30.06.2006 NDC News

Worst yet to happen to NDC Kofi Asante warns

By The Statesman
Worst yet to happen to NDC Kofi Asante warns
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In a timely propaganda chess move intended to depict how prepared the Democratic Freedom Party is in developing strategies for the 2008 presidential and parliamentary elections, members of its leadership yesterday launched the party's colours at the International Press Center in Accra.

And, they did so by directing a strong warning, not at the ruling party, but their former party, the National Democratic Congress. “The worst,” they told the NDC, “was yet to come.”

The reason was simple. That, the new party is expecting more defections from the NDC and a huge swelling of the DFP ranks in the coming days and into the 2008 elections.

The news comes amid sustained propaganda from the NDC that the DFP challenge is dying out even before the party is launched, with NDC defectors apparently trooping “back home.”

The colours of the party were as distinct as the difference between the Ghanaian Lens and the Crystal Clear Lens, or the Daily Guide and Crusading Guide, some time back. Red, white, violet and green with a white star as the symbol. But, the clear difference between the DFP and NDC that the DFP wants Ghanaians to see is in the party's motto: Service in Freedom. A party where leaders are not decided by the horse whip but by free electoral choice.

“We are every bit prepared for the 2008 elections…we are actively on the ground and the surprise will be showing…we will not be intimidated in anyway by anybody or group of people from any party. The DFP is on the war-path and nothing will stop us,” leader after leader stated, as they field questions from the heavy corps of media people present at the function.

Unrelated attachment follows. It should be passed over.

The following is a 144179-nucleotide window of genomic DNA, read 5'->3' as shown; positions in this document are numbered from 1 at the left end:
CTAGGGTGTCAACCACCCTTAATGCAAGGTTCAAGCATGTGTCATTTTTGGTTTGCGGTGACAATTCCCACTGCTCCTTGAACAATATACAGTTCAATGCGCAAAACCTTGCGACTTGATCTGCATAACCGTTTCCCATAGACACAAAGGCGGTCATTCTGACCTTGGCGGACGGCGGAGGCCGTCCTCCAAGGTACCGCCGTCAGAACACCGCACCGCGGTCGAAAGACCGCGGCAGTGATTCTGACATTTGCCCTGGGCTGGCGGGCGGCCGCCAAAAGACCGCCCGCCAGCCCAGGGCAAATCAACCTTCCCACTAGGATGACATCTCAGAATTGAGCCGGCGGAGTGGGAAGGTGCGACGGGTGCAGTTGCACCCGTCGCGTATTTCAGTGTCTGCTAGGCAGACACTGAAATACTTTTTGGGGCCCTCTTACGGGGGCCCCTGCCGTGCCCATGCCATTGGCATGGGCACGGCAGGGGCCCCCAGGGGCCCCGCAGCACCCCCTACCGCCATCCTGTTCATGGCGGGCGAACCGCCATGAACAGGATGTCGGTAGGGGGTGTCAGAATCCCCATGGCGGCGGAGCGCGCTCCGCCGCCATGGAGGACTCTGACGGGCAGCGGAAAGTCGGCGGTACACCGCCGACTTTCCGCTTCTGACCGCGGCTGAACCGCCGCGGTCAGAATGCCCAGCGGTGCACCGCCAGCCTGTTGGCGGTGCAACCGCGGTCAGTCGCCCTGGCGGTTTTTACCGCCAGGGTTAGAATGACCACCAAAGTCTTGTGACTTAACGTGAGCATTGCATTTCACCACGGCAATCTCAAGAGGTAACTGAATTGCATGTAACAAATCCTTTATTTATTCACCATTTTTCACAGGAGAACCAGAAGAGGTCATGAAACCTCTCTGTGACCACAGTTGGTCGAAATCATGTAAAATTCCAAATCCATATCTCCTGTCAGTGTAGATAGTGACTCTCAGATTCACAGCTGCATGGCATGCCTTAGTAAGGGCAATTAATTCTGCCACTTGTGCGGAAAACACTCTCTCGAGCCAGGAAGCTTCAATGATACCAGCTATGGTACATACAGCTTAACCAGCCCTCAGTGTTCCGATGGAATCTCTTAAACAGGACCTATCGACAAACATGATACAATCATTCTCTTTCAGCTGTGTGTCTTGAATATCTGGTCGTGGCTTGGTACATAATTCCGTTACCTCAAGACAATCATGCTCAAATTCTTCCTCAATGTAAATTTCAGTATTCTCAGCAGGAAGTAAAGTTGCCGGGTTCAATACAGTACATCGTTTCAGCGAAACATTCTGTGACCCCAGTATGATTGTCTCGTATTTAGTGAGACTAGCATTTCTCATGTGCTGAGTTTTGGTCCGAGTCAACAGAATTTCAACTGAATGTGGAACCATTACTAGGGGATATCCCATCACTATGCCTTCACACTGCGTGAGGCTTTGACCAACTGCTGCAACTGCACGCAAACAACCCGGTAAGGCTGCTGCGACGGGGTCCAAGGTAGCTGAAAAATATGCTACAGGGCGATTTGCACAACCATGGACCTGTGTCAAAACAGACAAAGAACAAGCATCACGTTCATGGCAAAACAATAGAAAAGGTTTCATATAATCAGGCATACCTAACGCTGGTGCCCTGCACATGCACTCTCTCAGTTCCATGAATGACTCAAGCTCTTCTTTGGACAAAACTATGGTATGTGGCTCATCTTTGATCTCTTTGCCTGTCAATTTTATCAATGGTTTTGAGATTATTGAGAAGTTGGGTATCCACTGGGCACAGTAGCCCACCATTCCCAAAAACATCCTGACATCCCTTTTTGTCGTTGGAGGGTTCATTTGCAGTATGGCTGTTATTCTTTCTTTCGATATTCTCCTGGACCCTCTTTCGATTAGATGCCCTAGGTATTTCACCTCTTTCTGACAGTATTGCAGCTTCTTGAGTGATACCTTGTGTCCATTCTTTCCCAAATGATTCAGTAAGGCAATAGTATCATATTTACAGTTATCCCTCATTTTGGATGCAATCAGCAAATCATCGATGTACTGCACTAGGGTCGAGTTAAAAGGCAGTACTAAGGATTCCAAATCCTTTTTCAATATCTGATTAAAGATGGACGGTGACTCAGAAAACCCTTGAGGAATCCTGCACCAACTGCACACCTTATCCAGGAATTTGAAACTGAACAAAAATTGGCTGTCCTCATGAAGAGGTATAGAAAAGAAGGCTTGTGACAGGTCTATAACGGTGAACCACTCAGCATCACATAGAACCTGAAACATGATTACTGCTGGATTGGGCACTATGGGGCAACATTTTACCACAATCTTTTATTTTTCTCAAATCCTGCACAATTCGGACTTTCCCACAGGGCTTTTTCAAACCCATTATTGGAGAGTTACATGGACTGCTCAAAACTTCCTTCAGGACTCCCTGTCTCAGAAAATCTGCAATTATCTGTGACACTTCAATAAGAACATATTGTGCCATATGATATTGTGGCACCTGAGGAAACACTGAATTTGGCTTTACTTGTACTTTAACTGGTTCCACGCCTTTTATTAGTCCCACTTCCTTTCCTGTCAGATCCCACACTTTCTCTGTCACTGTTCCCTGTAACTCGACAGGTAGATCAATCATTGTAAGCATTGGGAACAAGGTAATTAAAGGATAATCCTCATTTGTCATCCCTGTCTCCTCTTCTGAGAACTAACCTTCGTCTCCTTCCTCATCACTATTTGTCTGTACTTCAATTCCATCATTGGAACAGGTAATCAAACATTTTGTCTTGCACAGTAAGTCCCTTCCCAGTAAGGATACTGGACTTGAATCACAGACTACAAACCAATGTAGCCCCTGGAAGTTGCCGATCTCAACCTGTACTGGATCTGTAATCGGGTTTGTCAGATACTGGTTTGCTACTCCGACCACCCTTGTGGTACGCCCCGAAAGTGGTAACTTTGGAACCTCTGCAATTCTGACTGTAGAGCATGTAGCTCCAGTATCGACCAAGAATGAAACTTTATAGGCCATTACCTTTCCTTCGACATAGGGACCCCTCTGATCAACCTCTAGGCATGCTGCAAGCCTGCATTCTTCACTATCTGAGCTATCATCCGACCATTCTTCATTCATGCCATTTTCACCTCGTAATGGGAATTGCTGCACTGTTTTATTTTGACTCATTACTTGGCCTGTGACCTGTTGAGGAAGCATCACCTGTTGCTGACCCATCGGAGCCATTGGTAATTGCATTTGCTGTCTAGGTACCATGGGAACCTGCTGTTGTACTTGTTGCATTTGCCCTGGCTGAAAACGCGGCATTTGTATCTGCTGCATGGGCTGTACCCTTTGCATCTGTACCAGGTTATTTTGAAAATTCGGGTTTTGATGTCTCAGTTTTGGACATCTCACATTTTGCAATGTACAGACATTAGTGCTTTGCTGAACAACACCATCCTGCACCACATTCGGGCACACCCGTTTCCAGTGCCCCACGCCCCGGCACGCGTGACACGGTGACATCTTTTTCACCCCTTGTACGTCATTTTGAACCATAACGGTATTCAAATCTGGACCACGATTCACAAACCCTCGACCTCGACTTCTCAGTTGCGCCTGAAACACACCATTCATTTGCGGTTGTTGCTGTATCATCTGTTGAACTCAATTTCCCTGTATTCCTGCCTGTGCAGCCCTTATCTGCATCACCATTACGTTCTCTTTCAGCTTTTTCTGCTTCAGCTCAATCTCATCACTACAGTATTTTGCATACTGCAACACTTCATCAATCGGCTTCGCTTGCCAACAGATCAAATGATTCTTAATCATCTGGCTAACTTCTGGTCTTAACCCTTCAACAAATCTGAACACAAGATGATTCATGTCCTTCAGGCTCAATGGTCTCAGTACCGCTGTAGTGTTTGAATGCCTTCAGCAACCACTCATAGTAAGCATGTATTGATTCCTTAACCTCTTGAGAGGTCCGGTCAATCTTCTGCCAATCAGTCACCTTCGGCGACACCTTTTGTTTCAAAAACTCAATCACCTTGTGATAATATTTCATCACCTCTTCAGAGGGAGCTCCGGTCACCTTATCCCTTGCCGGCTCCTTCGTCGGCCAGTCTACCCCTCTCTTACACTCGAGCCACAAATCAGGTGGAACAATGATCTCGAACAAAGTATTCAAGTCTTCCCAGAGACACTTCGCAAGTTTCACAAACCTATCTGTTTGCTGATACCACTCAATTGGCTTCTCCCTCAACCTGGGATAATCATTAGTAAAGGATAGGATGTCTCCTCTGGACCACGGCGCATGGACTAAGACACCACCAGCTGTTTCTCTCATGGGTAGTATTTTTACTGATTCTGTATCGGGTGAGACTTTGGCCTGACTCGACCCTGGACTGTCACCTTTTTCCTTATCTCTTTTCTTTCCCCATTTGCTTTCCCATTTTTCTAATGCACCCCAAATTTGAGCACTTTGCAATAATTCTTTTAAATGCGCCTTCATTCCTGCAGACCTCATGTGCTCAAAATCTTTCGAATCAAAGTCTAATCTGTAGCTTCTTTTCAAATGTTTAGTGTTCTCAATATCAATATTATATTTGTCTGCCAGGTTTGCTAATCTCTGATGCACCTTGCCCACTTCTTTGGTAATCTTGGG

The DFP's colours, carefully designed, yet clearly with a touch of propaganda, and which looked very much like that of the NDC, drew questions from unusually prominent media persons attending the ceremony, prompting fiery and outspoken energy expert Kofi Asante to issue a veiled warning to the NDC that, if they believe they hold the key to propaganda warfare in Ghana, :they should expect worse from the DFP.”

The energy expert, who was among the first breed of early defectors from the NDC in 2003, was responding to a question posed by a reporter, who asked whether there was “anything worse the DFP was going to do” to weaken the NDC or any other party in terms of defections to place the party in a firm position towards making the desired impact in the 2008 elections.

The DFP, the former Amenfi West Mp pointed out, was engaged in decent campaign, and will therefore not be party to the divisive politics doing the rounds by the divisive power blocs in the country.

For now, he told reporters, “we are embarking on a membership drive, using a promoters' council we have set up to coordinate activities of our foot soldiers actively on the ground to cause surprise in 2008.”

Defending the party's choice of colours, clearly intended to confuse the uniformed voter, the DFP explained that Ghanaians are wise and discerning enough to distinguish one colour to distinguish one colour from another, insisting that nobody has a monopoly over colours.

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